Graduation FTW: Married Couple Who Endured Internment Camp Gets Diplomas 72 Years Later
High school graduation always marks a special milestone in one’s life, but two new 90-year-old grads stole the show during their ceremony last month in Tustin, California.
As reported by CBSLA.com, Mika and George Kaihara were among the thousands of Japanese Americans forced into World War II internment camps in the 1940s, a detention that kept the pair from participating in their expected 1943 graduation.
But thanks to the efforts of a good friend, Mr. and Mrs. Kaihara received their diplomas on June 18 — some 72 years later. The inscription: “Tustin Union High School, Class of 1943.”
“It’s quite an honor,” George Kaiahara told CBSLA. “And never in my mind did I think that this would, you know, happen.”
A few days later, the couple celebrated their 65th wedding anniversary.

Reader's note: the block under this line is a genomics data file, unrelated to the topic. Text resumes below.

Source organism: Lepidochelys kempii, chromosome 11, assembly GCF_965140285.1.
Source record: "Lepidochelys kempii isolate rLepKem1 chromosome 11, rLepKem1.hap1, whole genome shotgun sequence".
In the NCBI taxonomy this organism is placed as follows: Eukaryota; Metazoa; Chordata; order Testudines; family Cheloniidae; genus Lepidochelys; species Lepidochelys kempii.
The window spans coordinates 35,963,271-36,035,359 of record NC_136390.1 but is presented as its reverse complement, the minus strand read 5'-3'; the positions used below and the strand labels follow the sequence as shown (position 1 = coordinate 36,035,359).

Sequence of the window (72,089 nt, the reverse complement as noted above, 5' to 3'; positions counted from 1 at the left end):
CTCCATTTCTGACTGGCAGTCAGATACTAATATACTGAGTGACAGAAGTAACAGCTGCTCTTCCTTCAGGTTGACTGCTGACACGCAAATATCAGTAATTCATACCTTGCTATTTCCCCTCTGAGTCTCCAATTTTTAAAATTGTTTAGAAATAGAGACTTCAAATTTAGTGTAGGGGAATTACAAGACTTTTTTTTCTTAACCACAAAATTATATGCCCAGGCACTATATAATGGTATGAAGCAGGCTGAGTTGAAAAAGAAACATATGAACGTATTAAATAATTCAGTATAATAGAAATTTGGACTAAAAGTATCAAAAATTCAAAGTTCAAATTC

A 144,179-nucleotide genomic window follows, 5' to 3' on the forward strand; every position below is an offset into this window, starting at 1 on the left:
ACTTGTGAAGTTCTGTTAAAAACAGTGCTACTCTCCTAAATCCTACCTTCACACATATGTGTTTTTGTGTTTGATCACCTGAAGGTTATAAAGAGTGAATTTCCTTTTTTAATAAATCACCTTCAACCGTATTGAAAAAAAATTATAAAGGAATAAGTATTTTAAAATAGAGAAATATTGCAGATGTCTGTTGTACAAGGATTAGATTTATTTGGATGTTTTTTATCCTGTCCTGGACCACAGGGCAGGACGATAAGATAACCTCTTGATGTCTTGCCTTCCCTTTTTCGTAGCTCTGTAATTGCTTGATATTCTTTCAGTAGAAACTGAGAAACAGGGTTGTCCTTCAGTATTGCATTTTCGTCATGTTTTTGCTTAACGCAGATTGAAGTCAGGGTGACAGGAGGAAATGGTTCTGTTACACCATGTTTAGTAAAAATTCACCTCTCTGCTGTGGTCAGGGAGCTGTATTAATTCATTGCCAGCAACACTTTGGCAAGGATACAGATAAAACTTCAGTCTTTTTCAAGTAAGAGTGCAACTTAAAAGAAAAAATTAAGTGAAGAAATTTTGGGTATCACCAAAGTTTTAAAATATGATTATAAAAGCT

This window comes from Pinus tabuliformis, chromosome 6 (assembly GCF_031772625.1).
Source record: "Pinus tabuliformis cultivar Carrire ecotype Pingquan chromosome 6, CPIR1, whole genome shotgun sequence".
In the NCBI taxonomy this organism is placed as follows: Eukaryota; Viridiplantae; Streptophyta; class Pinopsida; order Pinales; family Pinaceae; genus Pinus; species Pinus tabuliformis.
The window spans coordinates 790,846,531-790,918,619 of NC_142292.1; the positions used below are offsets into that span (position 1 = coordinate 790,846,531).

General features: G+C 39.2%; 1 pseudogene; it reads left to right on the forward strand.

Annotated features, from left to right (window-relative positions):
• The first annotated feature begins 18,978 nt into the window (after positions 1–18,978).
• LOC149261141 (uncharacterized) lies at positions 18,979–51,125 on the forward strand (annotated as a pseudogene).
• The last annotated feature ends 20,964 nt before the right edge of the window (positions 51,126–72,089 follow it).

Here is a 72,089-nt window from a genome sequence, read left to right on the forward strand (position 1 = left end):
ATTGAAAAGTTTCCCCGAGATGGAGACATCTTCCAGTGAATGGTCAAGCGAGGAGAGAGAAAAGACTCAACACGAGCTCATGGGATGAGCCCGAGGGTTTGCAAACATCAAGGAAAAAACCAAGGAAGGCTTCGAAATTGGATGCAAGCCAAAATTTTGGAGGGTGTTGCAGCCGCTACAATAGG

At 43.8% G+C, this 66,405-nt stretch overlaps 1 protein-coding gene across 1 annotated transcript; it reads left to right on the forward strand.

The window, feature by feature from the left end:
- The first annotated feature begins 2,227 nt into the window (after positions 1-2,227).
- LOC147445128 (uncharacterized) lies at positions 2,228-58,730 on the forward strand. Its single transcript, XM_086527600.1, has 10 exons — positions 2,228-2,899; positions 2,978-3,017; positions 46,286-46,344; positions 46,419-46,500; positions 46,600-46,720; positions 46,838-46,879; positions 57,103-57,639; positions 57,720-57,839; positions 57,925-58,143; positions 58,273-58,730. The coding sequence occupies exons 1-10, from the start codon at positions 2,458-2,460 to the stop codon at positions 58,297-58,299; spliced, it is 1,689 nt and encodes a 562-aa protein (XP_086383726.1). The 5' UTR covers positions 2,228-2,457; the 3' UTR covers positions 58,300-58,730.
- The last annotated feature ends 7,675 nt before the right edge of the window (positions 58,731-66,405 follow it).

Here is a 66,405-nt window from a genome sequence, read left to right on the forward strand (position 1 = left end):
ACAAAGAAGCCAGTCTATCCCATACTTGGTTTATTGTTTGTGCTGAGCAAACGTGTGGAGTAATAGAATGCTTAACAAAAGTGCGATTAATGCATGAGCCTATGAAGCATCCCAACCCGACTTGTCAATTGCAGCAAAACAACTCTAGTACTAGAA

The Kaiharas were not the only belated graduates to make headlines this summer. In Columbus, Ohio, 10TV.com reports that veteran Johnny Eastgate was finally bestowed with a high school diploma some 50 years after leaving Columbus City Schools’ Central High School to join the navy, following in his father’s footsteps.
Similarly, WSFA reports that seven Vietnam War veterans walked the stage together in Prattville, Alabama on May 29.
One state actually just voted to ensure that these kinds of graduation success stories continue into the future.
Hawaii’s Honorary Kupono Diploma program began in 2007, awarding diplomas to veterans of World War II, the Vietnam War and the Korean War as well as Japanese-American internees during World War II. KHON reports that the program was set to expire June 30, but Senate Bill 181 was passed ahead of that deadline, providing a five year extension.
Governor David Ige signed the bill into law on June 20.
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